Tomorrow, Monday September 23rd, is the first day of fall. Specifically, the 2019 fall equinox will begin at 3:50 a.m Eastern Standard Time on that morning. We tend to think the season starts September 20th or 21st, but the date varies. It ranges from Sept. 21 to Sept. 24.
Aside from this, I’m still trying to figure out where summer went. While I sulk over its all-too-brief appearance on my patch of the planet this year, I’m wistfully sharing this snap taken from my back deck on one of our loveliest summer days, August 4th.
While everyone else seems to have embraced fall and are busy with their updated plans and schedules, I’m here wishing I could turn back the calendar. 🌞 🌞 🌞
This cool photo of Perry’s Point was snapped last week on Monday, November 5th by Paul’s cousin, Winston Perry. He took it from a small plane and gave me permission to share. Check out the sand and the seaweed around the coastline.
That’s my house in the foreground, closest to the end of the point, the blue one with the shed and a little blue outhouse to the far left. A large portion of Newtown is shown in the background.
The sunshine that day makes the house colour look lighter from that angle, but if you click on my Facebook link below, you’ll see its true colour. Laundry and all! That photo was taken by Winston’s brother and our neighbour, Wayne Perry.
Cats, even the cutest of kittens, have a killer instinct. It’s an inherited and hard-wired behavior put into practice by the time a kitten is barely a month old. Mother cats will teach their kittens to hunt by example using trilling and other sounds to indicate the type of prey brought to the den. When kittens are about four weeks old, she brings dead prey to teach identification of prey species and later live prey to teach how to catch and kill. Kittens soon learn to swat, pounce and scoop with their claws extended. They learn to bring the prey home to share as their mother did for them and to play with the prey.
As adults, cats will bring humans (mother substitutes) their bounty as a shared offering. Depending on what’s available, it could be an actual mouse carcass or perhaps a toy mouse in your shoe.*
This past summer, Perry’s Point here in Newtown, Newfoundland & Labrador received a new addition. A project of the Cape Freels Development Association, this information display is a reminder and a history lesson to all about the first people who inhabited this area: the Beothuks.
I will let the display speak for itself.
Please read to learn more about this fascinating First Nation.
Thank you to the Cape Freels Association, Winston Perry, and to anyone else involved in this worthy initiative.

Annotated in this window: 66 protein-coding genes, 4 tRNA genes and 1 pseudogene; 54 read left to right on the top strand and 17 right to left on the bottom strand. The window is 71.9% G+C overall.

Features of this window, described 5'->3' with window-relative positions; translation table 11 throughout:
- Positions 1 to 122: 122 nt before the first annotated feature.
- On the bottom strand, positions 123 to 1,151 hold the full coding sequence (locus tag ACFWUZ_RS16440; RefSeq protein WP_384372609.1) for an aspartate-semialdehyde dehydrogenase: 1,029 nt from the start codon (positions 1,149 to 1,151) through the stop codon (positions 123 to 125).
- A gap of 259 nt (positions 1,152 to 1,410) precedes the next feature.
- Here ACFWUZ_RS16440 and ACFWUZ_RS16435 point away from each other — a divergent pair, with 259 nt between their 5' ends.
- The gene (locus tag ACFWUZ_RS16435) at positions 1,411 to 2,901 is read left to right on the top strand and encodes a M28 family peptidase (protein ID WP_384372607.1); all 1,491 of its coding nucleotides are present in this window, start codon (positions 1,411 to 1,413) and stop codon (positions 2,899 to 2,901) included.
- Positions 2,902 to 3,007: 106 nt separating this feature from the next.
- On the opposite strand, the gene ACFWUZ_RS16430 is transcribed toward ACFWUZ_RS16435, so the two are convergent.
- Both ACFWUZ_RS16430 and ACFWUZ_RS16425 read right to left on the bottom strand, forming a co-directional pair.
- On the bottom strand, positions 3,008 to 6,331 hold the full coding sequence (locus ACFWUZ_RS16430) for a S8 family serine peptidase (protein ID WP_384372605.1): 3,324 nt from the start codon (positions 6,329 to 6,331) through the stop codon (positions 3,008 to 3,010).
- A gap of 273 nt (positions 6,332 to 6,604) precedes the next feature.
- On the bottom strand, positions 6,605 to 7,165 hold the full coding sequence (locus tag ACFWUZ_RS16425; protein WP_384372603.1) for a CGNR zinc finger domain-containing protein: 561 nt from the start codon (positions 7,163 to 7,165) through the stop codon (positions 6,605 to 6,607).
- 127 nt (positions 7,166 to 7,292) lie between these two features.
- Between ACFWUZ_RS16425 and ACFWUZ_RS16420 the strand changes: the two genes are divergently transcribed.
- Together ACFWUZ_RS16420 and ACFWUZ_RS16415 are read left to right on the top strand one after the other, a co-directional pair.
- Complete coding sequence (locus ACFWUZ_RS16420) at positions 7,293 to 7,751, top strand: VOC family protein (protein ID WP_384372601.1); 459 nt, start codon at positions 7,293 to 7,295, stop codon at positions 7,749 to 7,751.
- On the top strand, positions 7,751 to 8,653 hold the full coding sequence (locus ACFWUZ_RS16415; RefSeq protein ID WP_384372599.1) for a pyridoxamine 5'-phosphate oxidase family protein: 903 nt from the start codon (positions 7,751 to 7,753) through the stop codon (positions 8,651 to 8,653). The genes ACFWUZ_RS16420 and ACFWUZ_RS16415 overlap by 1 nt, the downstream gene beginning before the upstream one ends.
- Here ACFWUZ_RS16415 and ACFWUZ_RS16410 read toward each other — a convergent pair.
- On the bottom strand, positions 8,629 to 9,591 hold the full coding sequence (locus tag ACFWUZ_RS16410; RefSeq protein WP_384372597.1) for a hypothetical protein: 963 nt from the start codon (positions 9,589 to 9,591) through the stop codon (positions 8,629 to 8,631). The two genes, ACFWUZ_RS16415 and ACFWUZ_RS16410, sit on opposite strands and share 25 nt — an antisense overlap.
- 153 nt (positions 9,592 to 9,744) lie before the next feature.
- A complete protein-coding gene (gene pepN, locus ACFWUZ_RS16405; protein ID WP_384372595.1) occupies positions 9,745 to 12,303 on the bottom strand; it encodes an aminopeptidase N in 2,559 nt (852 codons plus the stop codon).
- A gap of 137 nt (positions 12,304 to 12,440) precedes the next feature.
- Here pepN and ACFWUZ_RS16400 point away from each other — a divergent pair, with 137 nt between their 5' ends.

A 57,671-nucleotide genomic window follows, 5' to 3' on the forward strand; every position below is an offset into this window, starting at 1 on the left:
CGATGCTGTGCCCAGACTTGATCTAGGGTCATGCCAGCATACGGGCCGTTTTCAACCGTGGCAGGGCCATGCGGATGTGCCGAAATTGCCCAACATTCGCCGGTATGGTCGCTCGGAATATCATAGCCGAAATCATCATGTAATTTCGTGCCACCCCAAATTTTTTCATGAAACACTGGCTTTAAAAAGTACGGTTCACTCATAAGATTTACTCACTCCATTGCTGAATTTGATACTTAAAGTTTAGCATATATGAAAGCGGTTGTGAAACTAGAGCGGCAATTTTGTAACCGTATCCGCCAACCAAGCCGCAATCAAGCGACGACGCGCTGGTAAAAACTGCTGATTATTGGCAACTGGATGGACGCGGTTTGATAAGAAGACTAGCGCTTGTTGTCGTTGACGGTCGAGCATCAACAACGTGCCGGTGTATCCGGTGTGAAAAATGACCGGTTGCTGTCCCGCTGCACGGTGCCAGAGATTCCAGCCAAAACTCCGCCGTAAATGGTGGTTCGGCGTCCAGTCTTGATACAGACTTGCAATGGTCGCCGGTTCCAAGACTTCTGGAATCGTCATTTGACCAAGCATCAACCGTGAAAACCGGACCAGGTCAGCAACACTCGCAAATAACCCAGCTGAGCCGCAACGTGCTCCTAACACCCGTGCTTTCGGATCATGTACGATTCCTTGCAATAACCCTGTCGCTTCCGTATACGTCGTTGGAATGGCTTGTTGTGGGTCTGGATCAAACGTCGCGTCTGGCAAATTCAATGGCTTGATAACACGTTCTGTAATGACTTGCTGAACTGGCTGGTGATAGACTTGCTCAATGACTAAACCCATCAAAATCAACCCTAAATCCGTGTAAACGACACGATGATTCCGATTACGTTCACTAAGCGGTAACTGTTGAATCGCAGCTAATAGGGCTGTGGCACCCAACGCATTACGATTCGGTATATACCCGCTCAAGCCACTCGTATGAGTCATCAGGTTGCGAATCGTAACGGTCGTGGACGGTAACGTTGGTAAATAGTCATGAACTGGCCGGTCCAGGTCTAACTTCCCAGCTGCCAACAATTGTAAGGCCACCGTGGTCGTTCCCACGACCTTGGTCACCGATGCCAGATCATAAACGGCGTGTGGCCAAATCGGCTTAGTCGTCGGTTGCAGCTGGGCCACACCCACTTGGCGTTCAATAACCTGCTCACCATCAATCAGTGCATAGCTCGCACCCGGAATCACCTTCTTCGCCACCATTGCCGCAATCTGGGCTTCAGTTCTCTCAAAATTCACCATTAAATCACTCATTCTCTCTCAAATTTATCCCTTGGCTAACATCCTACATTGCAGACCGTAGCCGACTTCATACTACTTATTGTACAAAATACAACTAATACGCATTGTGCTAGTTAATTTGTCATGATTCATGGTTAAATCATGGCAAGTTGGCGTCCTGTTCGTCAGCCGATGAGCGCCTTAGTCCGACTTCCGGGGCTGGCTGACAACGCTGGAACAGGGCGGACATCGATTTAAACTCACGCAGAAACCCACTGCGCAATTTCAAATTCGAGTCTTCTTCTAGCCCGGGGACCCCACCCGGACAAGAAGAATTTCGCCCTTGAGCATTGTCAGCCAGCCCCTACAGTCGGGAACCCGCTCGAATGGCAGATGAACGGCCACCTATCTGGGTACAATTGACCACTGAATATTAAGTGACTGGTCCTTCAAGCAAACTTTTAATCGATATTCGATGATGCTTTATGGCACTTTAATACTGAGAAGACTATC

As it happened, earlier this year I readThe Last Beothuk, the newest release by localauthor Gary Collins. I wholly recommend this historical novel to anyone interested in learning more about the way of life of these indigenous people and what ultimately became of them.
Inspired by True Events:
“Long after Demasduit’s skull has been stolen from her grave, and years after Shanawdithit has died, one Beothuk and his family survive. Bursting out of the pages of Newfoundland history appears Kop, the last true Beothuk. When all the other members of his tribe are exterminated by the Europeans, Kop seeks revenge against the Unwanted Ones. Hidden among the Bear Clan of the Mi’kmaq, the Beothuk strikes back. Follow Kop on his trail of defiance against the European marauders upon his Island. See what becomes of a man who has nothing to lose or live for. Stay with him on a hundred trails and sit with him across the smoke of a hundred campfires. You will not only weep for the last Beothuk—you will cheer him on as he pushes back against the Unwanted Ones.”
“If I had my life to live over, I’d pick more daisies.” – Don Herold
“We are like butterflies who flutter for a day and think it is forever.” – Carl Sagan
I am s-l-o-w-l-y but surely easing myself back into the blogosphere after a longer hiatus than planned. Summer and my love for it has been a delightful and major distraction, but of course those days are racing by. As the weather cools, you should see me around more often.
Now, where was I?
Oh yes – he loves me, he loves me not, he loves me…
It’s that time of year again, when hubs and I gear up to leave home for the required and much-anticipated summer getaway. I will be adding on an extra week myself, starting tomorrow, to stay with my grandchildren while their parents fly off on a vacation of their own.
After that, my days will pretty much belong to me, to indulge in the things I like besides writing and blogging. Time to explore, relax, and enjoy the summery season for a spell. Time to do lots of reading, visit friends and family both in and outside the capital city, and find new moments of inspiration through the lens of my camera. You might catch a glimpse of me on other social media, but I’m going to try my best to keep that to a minimum too.
Here are a few of my backyard snaps from past summer posts, as well as a new video from a few days ago.
Northern gannets employ an ingenious way to fish for food. They “corral” the fish by flying around together in a circle over the water where the fish can see them. The fish school tightly together for safety, but that’s when these birds plummet, diving deep into the waves to catch them. Sorry for the blurriness, but it was a quick capture with my iPhone. Short and sweet so don’t blink!
Please turn up your volume to hear the gannets in their glee.
Stay safe and have fun, everyone,
and I’ll catch up with you in August. 🙂
What are you doing this summer for a change of pace?